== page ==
Catholic PAC has poured $1.2 million into pro-marriage amendment fight

Good piece by the Strib’s Baird Helgeson on the money stream flowing into the pro-marriage amendment campaign: “A report by the Human Rights Campaign on Thursday said that the Catholic Church has contributed more than half of the funding into efforts to pass a constitutional amendment to ban same-sex marriage in Minnesota. Minnesota Catholic Conference Marriage Defense Fund, a political committee created solely to raise money for the effort, has contributed half of the $1.2 million raised to support the measure, the report said. That group has collected $180,000 from dioceses around [the state] and the nation, along with more than $130,000 from the Knights of Columbus, the nation’s largest Catholic fraternal organization. The group’s fundraising includes $150,000 combined from dioceses in Crookston, St. Cloud and Winona.”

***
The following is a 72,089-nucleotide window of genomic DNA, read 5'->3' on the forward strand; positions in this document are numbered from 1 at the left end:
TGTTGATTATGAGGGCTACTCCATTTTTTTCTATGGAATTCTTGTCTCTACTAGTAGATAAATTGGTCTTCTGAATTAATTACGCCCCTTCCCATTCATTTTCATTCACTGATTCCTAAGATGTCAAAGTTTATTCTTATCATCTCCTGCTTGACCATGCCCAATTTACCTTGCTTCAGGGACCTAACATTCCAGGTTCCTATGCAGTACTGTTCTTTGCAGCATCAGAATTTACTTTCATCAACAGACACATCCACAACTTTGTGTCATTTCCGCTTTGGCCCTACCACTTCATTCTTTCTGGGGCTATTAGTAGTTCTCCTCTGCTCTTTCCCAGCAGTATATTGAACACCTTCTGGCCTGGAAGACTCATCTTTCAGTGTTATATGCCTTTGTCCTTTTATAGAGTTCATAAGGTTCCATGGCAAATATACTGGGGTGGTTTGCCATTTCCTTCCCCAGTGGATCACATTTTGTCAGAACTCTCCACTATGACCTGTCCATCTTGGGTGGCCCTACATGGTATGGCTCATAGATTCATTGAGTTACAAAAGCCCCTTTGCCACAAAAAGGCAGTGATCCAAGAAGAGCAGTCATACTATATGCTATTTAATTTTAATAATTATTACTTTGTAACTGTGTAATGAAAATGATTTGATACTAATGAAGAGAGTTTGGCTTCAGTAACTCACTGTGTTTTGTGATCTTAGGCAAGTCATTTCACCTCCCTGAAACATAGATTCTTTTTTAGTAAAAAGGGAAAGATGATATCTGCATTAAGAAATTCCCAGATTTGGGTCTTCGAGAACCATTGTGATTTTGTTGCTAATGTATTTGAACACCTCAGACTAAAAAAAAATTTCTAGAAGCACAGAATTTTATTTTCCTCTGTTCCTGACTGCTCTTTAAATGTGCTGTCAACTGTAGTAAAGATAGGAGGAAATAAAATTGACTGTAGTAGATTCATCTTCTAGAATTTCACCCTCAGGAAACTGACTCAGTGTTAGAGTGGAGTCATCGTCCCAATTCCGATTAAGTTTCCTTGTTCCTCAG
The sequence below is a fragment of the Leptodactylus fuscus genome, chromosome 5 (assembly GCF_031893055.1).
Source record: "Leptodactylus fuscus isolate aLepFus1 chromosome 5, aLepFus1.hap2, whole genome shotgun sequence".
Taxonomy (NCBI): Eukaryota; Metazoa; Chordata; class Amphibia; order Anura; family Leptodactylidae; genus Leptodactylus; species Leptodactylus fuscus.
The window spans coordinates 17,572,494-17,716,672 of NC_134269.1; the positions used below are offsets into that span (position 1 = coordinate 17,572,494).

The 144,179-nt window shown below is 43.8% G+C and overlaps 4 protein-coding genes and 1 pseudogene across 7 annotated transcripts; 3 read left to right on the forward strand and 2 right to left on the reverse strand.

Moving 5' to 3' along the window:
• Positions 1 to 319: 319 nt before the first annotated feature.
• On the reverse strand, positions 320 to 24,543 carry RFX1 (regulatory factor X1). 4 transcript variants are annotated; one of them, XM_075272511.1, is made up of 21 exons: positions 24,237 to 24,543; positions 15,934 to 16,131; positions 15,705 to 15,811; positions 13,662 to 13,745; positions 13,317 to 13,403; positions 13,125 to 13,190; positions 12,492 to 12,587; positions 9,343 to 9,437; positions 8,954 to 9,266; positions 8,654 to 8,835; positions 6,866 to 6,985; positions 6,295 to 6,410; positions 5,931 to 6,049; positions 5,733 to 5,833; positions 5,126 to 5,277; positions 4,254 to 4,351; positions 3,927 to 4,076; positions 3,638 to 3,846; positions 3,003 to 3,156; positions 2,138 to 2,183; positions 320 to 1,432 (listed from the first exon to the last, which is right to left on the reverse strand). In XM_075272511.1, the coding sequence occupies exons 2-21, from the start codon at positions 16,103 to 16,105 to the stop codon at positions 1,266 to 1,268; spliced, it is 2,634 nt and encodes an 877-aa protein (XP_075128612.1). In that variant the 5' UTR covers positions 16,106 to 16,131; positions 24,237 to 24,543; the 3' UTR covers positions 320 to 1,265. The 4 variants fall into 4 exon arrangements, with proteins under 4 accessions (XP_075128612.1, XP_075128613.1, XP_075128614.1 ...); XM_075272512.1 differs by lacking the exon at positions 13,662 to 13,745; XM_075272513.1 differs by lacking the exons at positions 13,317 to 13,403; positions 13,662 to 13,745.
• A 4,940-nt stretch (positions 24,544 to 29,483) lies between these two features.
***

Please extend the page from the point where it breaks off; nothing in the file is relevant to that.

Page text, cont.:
They missed peak color season, but Jay Cooke Park is opening again. Steve Kuchera of the Duluth News Tribune reports: “Park visitors, however, will be restricted to driving into the park from the west, and only as far as park headquarters and the campground. It will be next year — or even 2014 — before Minnesota Highway 210 reopens to the public for its entire length through the park. While getting into the park will be more difficult for the foreseeable future, on Monday the park will reopen its office, interpretive center, campground and camper cabins to the public. Campsites and cabins will be available first-come, first-served through the end of the month. On Nov. 1, the state will begin accepting lodging reservations. The park will offer its first post-flooding naturalist program on Nov. 3. Perhaps most surprisingly, the park will reopen the bulk of its hiking trail system Monday.”